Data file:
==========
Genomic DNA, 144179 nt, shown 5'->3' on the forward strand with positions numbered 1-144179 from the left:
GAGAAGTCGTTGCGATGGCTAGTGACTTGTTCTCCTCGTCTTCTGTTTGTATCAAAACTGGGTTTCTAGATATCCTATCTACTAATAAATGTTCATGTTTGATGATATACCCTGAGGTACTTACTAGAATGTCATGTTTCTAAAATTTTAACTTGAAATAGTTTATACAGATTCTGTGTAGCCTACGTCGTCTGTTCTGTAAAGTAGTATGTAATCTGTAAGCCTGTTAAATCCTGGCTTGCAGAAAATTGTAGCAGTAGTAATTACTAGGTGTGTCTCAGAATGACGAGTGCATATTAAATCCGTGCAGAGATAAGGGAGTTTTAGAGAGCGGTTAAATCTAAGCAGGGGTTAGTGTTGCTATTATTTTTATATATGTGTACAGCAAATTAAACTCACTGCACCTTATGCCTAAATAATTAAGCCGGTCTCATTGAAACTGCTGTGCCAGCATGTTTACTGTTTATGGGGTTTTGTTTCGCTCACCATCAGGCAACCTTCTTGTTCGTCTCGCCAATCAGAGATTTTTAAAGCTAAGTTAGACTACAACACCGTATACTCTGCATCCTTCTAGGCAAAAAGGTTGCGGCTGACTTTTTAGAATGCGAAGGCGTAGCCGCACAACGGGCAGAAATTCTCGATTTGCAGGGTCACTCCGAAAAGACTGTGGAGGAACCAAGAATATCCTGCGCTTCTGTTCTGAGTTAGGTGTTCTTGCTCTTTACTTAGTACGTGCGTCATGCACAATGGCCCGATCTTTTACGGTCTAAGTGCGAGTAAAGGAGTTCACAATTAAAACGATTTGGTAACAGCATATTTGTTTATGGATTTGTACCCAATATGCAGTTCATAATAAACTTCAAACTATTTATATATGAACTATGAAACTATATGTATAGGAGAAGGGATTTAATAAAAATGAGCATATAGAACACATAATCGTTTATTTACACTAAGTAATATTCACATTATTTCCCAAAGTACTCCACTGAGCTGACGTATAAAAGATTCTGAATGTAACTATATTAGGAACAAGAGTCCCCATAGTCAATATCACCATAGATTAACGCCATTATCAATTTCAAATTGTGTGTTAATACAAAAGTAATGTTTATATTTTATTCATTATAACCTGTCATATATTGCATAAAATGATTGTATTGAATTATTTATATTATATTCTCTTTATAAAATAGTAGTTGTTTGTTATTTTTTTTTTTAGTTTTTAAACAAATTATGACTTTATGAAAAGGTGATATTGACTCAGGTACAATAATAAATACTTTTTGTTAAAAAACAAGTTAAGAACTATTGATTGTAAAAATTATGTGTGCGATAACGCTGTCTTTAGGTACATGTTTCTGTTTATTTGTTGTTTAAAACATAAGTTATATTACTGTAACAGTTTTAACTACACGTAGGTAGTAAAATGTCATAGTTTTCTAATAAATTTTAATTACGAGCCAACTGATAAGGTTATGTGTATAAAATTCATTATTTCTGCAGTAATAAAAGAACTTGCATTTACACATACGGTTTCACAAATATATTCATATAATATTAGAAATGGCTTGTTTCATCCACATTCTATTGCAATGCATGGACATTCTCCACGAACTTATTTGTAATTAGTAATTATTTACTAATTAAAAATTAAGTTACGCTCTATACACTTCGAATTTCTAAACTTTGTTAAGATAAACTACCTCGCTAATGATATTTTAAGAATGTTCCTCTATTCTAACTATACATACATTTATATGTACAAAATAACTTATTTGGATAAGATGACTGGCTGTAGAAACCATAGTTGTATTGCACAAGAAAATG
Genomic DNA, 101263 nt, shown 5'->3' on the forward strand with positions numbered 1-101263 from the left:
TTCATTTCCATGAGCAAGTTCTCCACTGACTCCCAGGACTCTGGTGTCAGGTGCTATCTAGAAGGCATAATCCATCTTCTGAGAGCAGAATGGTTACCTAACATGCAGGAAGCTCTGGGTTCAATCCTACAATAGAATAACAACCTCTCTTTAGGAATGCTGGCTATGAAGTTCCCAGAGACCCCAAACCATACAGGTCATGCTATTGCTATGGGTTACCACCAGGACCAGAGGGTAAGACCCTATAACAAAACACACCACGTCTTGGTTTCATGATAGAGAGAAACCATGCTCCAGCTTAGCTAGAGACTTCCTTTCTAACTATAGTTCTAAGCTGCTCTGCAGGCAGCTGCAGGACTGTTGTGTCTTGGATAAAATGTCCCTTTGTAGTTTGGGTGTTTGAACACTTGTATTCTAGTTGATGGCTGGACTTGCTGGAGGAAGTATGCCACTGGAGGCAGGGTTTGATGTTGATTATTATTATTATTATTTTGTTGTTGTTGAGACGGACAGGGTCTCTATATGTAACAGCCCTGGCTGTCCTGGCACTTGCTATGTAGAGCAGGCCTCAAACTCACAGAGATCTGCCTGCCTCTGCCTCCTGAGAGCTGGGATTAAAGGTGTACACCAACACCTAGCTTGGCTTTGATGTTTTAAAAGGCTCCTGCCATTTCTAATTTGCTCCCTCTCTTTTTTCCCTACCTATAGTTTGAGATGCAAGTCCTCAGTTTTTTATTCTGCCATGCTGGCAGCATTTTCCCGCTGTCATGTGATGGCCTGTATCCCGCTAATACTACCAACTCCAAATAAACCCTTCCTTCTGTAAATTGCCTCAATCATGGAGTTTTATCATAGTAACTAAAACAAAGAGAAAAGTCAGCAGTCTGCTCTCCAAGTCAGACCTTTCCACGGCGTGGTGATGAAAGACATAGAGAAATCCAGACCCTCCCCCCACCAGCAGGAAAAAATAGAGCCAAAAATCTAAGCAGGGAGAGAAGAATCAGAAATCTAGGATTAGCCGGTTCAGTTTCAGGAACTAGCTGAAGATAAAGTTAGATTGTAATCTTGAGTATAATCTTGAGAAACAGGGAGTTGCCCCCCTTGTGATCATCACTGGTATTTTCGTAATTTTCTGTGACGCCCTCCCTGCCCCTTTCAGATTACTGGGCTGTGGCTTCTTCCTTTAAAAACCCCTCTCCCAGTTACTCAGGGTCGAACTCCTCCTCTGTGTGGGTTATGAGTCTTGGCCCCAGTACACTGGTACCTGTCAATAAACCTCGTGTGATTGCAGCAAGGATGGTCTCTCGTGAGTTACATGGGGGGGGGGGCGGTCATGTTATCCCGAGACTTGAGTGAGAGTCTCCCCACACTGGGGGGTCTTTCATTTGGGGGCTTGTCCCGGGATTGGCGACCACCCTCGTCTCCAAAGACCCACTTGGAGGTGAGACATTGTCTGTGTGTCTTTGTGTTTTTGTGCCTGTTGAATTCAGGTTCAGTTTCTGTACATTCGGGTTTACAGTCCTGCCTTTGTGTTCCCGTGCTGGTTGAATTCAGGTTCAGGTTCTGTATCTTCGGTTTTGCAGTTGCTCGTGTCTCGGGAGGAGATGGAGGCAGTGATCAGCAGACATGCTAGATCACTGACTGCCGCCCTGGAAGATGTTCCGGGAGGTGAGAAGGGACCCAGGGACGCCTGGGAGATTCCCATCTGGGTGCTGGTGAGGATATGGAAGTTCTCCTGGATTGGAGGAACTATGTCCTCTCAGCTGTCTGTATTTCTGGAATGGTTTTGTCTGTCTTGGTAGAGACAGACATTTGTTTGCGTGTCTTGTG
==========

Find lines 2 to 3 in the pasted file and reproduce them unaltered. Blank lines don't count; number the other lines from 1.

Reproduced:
GAGAAGTCGTTGCGATGGCTAGTGACTTGTTCTCCTCGTCTTCTGTTTGTATCAAAACTGGGTTTCTAGATATCCTATCTACTAATAAATGTTCATGTTTGATGATATACCCTGAGGTACTTACTAGAATGTCATGTTTCTAAAATTTTAACTTGAAATAGTTTATACAGATTCTGTGTAGCCTACGTCGTCTGTTCTGTAAAGTAGTATGTAATCTGTAAGCCTGTTAAATCCTGGCTTGCAGAAAATTGTAGCAGTAGTAATTACTAGGTGTGTCTCAGAATGACGAGTGCATATTAAATCCGTGCAGAGATAAGGGAGTTTTAGAGAGCGGTTAAATCTAAGCAGGGGTTAGTGTTGCTATTATTTTTATATATGTGTACAGCAAATTAAACTCACTGCACCTTATGCCTAAATAATTAAGCCGGTCTCATTGAAACTGCTGTGCCAGCATGTTTACTGTTTATGGGGTTTTGTTTCGCTCACCATCAGGCAACCTTCTTGTTCGTCTCGCCAATCAGAGATTTTTAAAGCTAAGTTAGACTACAACACCGTATACTCTGCATCCTTCTAGGCAAAAAGGTTGCGGCTGACTTTTTAGAATGCGAAGGCGTAGCCGCACAACGGGCAGAAATTCTCGATTTGCAGGGTCACTCCGAAAAGACTGTGGAGGAACCAAGAATATCCTGCGCTTCTGTTCTGAGTTAGGTGTTCTTGCTCTTTACTTAGTACGTGCGTCATGCACAATGGCCCGATCTTTTACGGTCTAAGTGCGAGTAAAGGAGTTCACAATTAAAACGATTTGGTAACAGCATATTTGTTTATGGATTTGTACCCAATATGCAGTTCATAATAAACTTCAAACTATTTATATATGAACTATGAAACTATATGTATAGGAGAAGGGATTTAATAAAAATGAGCATATAGAACACATAATCGTTTATTTACACTAAGTAATATTCACATTATTTCCCAAAGTACTCCACTGAGCTGACGTATAAAAGATTCTGAATGTAACTATATTAGGAACAAGAGTCCCCATAGTCAATATCACCATAGATTAACGCCATTATCAATTTCAAATTGTGTGTTAATACAAAAGTAATGTTTATATTTTATTCATTATAACCTGTCATATATTGCATAAAATGATTGTATTGAATTATTTATATTATATTCTCTTTATAAAATAGTAGTTGTTTGTTATTTTTTTTTTTAGTTTTTAAACAAATTATGACTTTATGAAAAGGTGATATTGACTCAGGTACAATAATAAATACTTTTTGTTAAAAAACAAGTTAAGAACTATTGATTGTAAAAATTATGTGTGCGATAACGCTGTCTTTAGGTACATGTTTCTGTTTATTTGTTGTTTAAAACATAAGTTATATTACTGTAACAGTTTTAACTACACGTAGGTAGTAAAATGTCATAGTTTTCTAATAAATTTTAATTACGAGCCAACTGATAAGGTTATGTGTATAAAATTCATTATTTCTGCAGTAATAAAAGAACTTGCATTTACACATACGGTTTCACAAATATATTCATATAATATTAGAAATGGCTTGTTTCATCCACATTCTATTGCAATGCATGGACATTCTCCACGAACTTATTTGTAATTAGTAATTATTTACTAATTAAAAATTAAGTTACGCTCTATACACTTCGAATTTCTAAACTTTGTTAAGATAAACTACCTCGCTAATGATATTTTAAGAATGTTCCTCTATTCTAACTATACATACATTTATATGTACAAAATAACTTATTTGGATAAGATGACTGGCTGTAGAAACCATAGTTGTATTGCACAAGAAAATG
Genomic DNA, 101263 nt, shown 5'->3' on the forward strand with positions numbered 1-101263 from the left: